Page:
affiliated with the PKK, including that of the Mesopotamia
News Agency. Earlier in the week, the German Interior
Ministry banned publication of the pro-PKK daily "Ozgur
Politika," which is based in Germany.

US Forces Capture 200 Insurgents in Tal Afar: An Iraqi
military official said US military forces have detained 200
insurgents in the northern Iraqi city of Tal Afar, 150 of
them foreign fighters from Sudan, Yemen, Jordan, and Syria.
The report also claims that many civilians have been killed
during clashes between security forces and insurgents in Tal
Afar.

Pope Benedict Wants to Visit Turkey: Pope Benedict XVI
would like to visit Turkey in November, but is waiting for
an official invitation from Ankara, Turkish papers reported
today. Ecumenical Patriarch Bartholomew I has invited
Benedict to Istanbul for the Orthodox feast of Saint Andrew
at the end of November, but a formal invitation from the
government in Ankara has not been forthcoming. No immediate
comment was available from the Turkish government.

New Grouping of Turkish Nationalists: "Milliyet" reports
that Taner Unal, head of the `Union of Patriotic Forces,' a
movement of `non-allied' nationalists set up in April 2005,
said that the new group was founded to counter `destructive'
activities, both foreign and domestic, that target Turkey.
The new movement, which is backed by retired generals,
academics, bureaucrats, and other prominent representatives
has no violent intentions, Unal said, stressing that the
group is launching a new `war of independence' by following
the path of Ataturk. The movement has recruited one million
members since April, he claimed. The movement has 90
offices in 40 provinces, and publishes a magazine called
"Turkeli" (Turkish Land). Unal had previously run for the
chairmanship of the extreme nationalist Nationalist Action
Party (MHP).

28 Million Turks Earn Less Than 4.13 USD per Day: "Radikal"
carries on its front page today the details of the Human
Development Report released by the UNDP. United Nations
data shows that 28 million Turks (42 percent of the
population) earn less than 5.5 lira (4.13 USD) per day
despite the strong growth in GNP over the past two years.
UNDP Turkey representative Jacob Simenson warned that
poverty and a lack of democracy are proving hazardous to
Turkey, and he urged the state to give priority to reforms
in education, health, and land distribution. Simenson
advised the state to continue to make investments in rural
areas, and underlined the need for private investment to
create new jobs. The report also pointed to gender
inequality as a major problem in Turkey.

Iran Carries Out Cross-Border Strike Against PKK: "Sabah"
reports that Iranian military forces fired rockets and
mortar rounds against PKK positions across the border in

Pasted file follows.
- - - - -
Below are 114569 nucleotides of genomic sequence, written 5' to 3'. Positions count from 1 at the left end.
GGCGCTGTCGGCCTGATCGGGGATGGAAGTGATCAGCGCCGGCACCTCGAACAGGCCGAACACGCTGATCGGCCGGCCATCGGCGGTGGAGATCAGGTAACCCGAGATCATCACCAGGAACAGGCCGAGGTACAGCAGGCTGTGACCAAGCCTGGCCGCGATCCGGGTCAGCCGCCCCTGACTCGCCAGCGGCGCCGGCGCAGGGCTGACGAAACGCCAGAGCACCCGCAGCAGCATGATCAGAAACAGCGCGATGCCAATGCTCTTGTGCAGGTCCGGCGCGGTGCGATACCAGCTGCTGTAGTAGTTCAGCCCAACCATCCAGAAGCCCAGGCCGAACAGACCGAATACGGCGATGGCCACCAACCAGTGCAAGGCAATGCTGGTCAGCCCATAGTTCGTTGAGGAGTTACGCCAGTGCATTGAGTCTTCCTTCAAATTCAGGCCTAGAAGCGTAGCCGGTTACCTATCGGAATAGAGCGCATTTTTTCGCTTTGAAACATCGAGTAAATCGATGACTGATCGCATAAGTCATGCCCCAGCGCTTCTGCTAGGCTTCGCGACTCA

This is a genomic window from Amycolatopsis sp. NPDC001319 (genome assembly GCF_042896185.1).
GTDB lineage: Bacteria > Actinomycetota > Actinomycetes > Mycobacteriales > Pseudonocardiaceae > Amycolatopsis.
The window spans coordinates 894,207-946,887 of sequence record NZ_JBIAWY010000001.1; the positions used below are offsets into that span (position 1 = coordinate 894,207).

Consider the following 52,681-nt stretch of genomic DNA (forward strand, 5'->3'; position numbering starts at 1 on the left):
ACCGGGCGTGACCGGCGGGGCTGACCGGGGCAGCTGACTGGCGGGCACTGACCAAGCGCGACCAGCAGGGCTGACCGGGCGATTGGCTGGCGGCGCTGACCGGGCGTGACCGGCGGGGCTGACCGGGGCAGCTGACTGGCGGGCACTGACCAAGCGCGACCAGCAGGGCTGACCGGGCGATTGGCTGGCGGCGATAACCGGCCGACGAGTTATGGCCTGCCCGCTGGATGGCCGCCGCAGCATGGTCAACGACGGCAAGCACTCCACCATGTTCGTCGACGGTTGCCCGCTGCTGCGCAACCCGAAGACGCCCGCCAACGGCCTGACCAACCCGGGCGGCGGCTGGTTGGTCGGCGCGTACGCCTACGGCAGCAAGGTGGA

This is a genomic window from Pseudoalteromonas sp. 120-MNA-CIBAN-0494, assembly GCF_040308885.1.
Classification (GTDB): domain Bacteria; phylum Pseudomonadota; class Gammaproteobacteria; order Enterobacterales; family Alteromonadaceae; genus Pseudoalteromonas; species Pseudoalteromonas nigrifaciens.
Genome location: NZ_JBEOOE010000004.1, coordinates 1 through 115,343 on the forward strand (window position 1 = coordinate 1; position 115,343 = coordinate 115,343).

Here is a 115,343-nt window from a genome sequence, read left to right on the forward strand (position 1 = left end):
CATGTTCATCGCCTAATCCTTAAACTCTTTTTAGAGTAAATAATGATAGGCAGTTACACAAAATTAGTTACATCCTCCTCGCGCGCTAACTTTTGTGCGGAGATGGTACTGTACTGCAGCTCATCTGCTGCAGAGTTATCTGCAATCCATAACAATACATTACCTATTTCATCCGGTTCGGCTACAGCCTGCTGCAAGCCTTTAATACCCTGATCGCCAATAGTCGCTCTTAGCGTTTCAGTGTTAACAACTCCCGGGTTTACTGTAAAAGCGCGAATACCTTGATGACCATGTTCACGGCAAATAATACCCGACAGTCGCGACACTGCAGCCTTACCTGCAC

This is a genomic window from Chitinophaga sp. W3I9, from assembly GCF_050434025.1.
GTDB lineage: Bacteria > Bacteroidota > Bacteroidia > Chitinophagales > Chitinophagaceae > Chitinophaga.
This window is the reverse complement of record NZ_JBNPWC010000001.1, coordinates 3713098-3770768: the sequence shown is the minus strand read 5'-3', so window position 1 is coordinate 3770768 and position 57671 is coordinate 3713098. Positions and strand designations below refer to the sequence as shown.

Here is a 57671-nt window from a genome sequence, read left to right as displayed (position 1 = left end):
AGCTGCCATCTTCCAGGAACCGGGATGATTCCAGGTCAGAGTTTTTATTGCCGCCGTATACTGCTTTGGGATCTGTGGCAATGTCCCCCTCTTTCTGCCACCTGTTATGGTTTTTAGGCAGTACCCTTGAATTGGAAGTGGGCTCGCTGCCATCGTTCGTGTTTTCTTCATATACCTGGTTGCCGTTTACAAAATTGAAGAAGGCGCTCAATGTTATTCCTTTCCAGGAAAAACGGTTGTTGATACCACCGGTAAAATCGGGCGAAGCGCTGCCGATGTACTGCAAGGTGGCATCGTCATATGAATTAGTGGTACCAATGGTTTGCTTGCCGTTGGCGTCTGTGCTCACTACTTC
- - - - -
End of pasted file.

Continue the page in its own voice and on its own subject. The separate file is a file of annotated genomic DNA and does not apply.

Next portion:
Iraq. The report notes that Turkey had sent troops to the
same area to fight the PKK in the summer of 2000. The
article adds that Turkey's proposal for a cross-border
operation has been rejected by the United States.

Seven PKK Militants Killed in Eastern Turkey: A military
source told the press that Turkish security forces killed
seven PKK fighters in an operation in the east of the
country on Thursday. The source said that troops engaged in
an armed clash with a group of 30 PKK militants in the
Munzur Mountains between Tunceli and Erzincan provinces
yesterday. The operation is reportedly continuing.
Meanwhile, 300 DEHAP supporters held a protest march in
Tunceli yesterday, calling for an end to military operations
against the PKK.


EDITORIAL OPINION: Iraq; Hurricane Katrina

"Constitution Crisis in Iraq"
Kamuran Ozbir wrote in the nationalist "Ortadogu" (9/9):
"The history of politics includes many lessons about
federalism, which can either be a unifying force or a source
of division for a country. A country can be unified if all
groups can be satisfied under a federal system. If this
condition cannot be met in Iraq, the federal system will
inevitably lead to division and civil war. The referendum
on the new constitution means that the future of Iraq is in
the hands of Iraqis. An effort toward federalism in Iraq
was resurrected after the demise of Saddam's regime, and it
currently serves the interests of the Shiites and the Kurds.
. There are 22 countries in the world that have adopted a
federal system, most prominently the United States,
Switzerland, Belgium, Malaysia, and Australia. Federal
systems are capable of treating racial, religious, and
culturally distinct groups in an acceptable way. But the
most important element for the success of a federal system
is whether the people in a country believe that living under
the same roof will be to their benefit. It remains to be
seen if Iraq will be an example of such success."

"Is the US Joining the Third World League?"
Haluk Sahin commented in the liberal-intellectual "Radikal"
(9/9): "It was not a coincidence that one of the American
local newspapers mentioned the increase in oil prices after
the hurricane even before it mentioned the death toll. .
American life, especially after WWII, has been designed by
taking for granted cheap and available oil. For an ordinary
American, it is normal practice to drive long distances
every day, and filling the gas tank is a common event in
Americans' daily lives. . In the eyes of ordinary
Americans, there was a strong expectation that the US
invasion of Iraq would result in a significant decrease in
oil prices, and perhaps gasoline prices as low as one dollar
per gallon. In fact, what has happened is just the
opposite, and experts now suggest that Americans should be
ready to pay 4 dollars per gallon for their gas in the near
future. This means a significant tightening of the belt for
ordinary Americans, who are usually short of cash and
burdened by high mortgage payments and other bills. This
phenomenon in the US will have global effects as well."

MCELDOWNEY